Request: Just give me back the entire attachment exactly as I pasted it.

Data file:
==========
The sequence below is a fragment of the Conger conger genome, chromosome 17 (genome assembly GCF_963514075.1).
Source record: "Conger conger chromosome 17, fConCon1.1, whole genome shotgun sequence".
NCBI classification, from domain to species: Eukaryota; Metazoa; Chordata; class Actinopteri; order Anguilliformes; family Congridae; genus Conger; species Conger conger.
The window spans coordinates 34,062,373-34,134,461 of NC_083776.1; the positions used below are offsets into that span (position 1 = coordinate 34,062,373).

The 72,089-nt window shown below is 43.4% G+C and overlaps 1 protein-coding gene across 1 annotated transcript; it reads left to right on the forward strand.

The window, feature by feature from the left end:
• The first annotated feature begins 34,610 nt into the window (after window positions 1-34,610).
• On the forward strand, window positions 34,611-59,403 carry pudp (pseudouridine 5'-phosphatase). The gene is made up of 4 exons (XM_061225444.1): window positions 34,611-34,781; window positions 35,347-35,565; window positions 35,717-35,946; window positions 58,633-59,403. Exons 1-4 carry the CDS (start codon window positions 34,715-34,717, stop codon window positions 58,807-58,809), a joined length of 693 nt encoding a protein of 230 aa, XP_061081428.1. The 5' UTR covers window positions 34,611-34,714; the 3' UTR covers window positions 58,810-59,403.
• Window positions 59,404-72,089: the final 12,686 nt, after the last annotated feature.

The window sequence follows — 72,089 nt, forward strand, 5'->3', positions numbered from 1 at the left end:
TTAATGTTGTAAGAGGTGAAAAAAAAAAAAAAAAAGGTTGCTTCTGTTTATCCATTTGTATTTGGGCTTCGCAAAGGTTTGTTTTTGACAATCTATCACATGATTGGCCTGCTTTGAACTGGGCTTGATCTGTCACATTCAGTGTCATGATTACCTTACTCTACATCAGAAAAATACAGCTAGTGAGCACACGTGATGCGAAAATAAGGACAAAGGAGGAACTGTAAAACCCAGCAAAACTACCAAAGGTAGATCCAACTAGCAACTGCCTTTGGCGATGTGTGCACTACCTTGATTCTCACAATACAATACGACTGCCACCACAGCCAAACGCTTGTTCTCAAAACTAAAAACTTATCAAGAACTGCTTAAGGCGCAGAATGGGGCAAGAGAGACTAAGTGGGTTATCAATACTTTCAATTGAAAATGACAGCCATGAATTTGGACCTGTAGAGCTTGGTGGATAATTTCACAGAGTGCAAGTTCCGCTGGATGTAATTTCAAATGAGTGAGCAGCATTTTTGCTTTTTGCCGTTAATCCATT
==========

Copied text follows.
The sequence below is a fragment of the Conger conger genome, chromosome 17 (genome assembly GCF_963514075.1).
Source record: "Conger conger chromosome 17, fConCon1.1, whole genome shotgun sequence".
NCBI classification, from domain to species: Eukaryota; Metazoa; Chordata; class Actinopteri; order Anguilliformes; family Congridae; genus Conger; species Conger conger.
The window spans coordinates 34,062,373-34,134,461 of NC_083776.1; the positions used below are offsets into that span (position 1 = coordinate 34,062,373).

The 72,089-nt window shown below is 43.4% G+C and overlaps 1 protein-coding gene across 1 annotated transcript; it reads left to right on the forward strand.

The window, feature by feature from the left end:
• The first annotated feature begins 34,610 nt into the window (after window positions 1-34,610).
• On the forward strand, window positions 34,611-59,403 carry pudp (pseudouridine 5'-phosphatase). The gene is made up of 4 exons (XM_061225444.1): window positions 34,611-34,781; window positions 35,347-35,565; window positions 35,717-35,946; window positions 58,633-59,403. Exons 1-4 carry the CDS (start codon window positions 34,715-34,717, stop codon window positions 58,807-58,809), a joined length of 693 nt encoding a protein of 230 aa, XP_061081428.1. The 5' UTR covers window positions 34,611-34,714; the 3' UTR covers window positions 58,810-59,403.
• Window positions 59,404-72,089: the final 12,686 nt, after the last annotated feature.

The window sequence follows — 72,089 nt, forward strand, 5'->3', positions numbered from 1 at the left end:
TTAATGTTGTAAGAGGTGAAAAAAAAAAAAAAAAAGGTTGCTTCTGTTTATCCATTTGTATTTGGGCTTCGCAAAGGTTTGTTTTTGACAATCTATCACATGATTGGCCTGCTTTGAACTGGGCTTGATCTGTCACATTCAGTGTCATGATTACCTTACTCTACATCAGAAAAATACAGCTAGTGAGCACACGTGATGCGAAAATAAGGACAAAGGAGGAACTGTAAAACCCAGCAAAACTACCAAAGGTAGATCCAACTAGCAACTGCCTTTGGCGATGTGTGCACTACCTTGATTCTCACAATACAATACGACTGCCACCACAGCCAAACGCTTGTTCTCAAAACTAAAAACTTATCAAGAACTGCTTAAGGCGCAGAATGGGGCAAGAGAGACTAAGTGGGTTATCAATACTTTCAATTGAAAATGACAGCCATGAATTTGGACCTGTAGAGCTTGGTGGATAATTTCACAGAGTGCAAGTTCCGCTGGATGTAATTTCAAATGAGTGAGCAGCATTTTTGCTTTTTGCCGTTAATCCATT